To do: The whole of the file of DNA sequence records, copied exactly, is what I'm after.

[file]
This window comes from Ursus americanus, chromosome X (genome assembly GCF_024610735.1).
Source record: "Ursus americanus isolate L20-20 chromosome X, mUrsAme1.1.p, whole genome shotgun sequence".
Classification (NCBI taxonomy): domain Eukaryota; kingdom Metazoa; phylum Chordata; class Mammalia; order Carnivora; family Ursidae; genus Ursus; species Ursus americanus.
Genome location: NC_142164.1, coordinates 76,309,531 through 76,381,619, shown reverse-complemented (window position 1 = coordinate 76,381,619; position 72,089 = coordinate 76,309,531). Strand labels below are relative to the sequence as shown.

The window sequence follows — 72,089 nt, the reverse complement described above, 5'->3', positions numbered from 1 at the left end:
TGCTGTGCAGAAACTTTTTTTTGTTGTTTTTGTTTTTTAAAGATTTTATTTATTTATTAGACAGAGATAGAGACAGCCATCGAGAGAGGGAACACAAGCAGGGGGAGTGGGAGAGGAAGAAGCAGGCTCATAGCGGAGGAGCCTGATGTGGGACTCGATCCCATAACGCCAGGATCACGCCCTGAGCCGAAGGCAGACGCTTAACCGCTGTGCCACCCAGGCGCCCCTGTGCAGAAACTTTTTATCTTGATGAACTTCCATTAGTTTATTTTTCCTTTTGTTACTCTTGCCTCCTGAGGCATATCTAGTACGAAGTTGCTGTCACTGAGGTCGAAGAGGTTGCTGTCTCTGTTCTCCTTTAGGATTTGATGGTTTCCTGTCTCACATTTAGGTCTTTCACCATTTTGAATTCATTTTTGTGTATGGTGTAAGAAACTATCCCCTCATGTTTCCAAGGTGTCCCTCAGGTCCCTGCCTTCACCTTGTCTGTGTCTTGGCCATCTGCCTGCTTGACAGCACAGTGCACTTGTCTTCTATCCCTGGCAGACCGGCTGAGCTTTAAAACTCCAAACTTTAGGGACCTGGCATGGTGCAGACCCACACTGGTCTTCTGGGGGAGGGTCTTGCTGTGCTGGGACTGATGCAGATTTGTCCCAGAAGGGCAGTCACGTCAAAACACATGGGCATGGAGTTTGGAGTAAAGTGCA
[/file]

This window comes from Ursus americanus, chromosome X (genome assembly GCF_024610735.1).
Source record: "Ursus americanus isolate L20-20 chromosome X, mUrsAme1.1.p, whole genome shotgun sequence".
Classification (NCBI taxonomy): domain Eukaryota; kingdom Metazoa; phylum Chordata; class Mammalia; order Carnivora; family Ursidae; genus Ursus; species Ursus americanus.
Genome location: NC_142164.1, coordinates 76,309,531 through 76,381,619, shown reverse-complemented (window position 1 = coordinate 76,381,619; position 72,089 = coordinate 76,309,531). Strand labels below are relative to the sequence as shown.

The window sequence follows — 72,089 nt, the reverse complement described above, 5'->3', positions numbered from 1 at the left end:
TGCTGTGCAGAAACTTTTTTTTGTTGTTTTTGTTTTTTAAAGATTTTATTTATTTATTAGACAGAGATAGAGACAGCCATCGAGAGAGGGAACACAAGCAGGGGGAGTGGGAGAGGAAGAAGCAGGCTCATAGCGGAGGAGCCTGATGTGGGACTCGATCCCATAACGCCAGGATCACGCCCTGAGCCGAAGGCAGACGCTTAACCGCTGTGCCACCCAGGCGCCCCTGTGCAGAAACTTTTTATCTTGATGAACTTCCATTAGTTTATTTTTCCTTTTGTTACTCTTGCCTCCTGAGGCATATCTAGTACGAAGTTGCTGTCACTGAGGTCGAAGAGGTTGCTGTCTCTGTTCTCCTTTAGGATTTGATGGTTTCCTGTCTCACATTTAGGTCTTTCACCATTTTGAATTCATTTTTGTGTATGGTGTAAGAAACTATCCCCTCATGTTTCCAAGGTGTCCCTCAGGTCCCTGCCTTCACCTTGTCTGTGTCTTGGCCATCTGCCTGCTTGACAGCACAGTGCACTTGTCTTCTATCCCTGGCAGACCGGCTGAGCTTTAAAACTCCAAACTTTAGGGACCTGGCATGGTGCAGACCCACACTGGTCTTCTGGGGGAGGGTCTTGCTGTGCTGGGACTGATGCAGATTTGTCCCAGAAGGGCAGTCACGTCAAAACACATGGGCATGGAGTTTGGAGTAAAGTGCA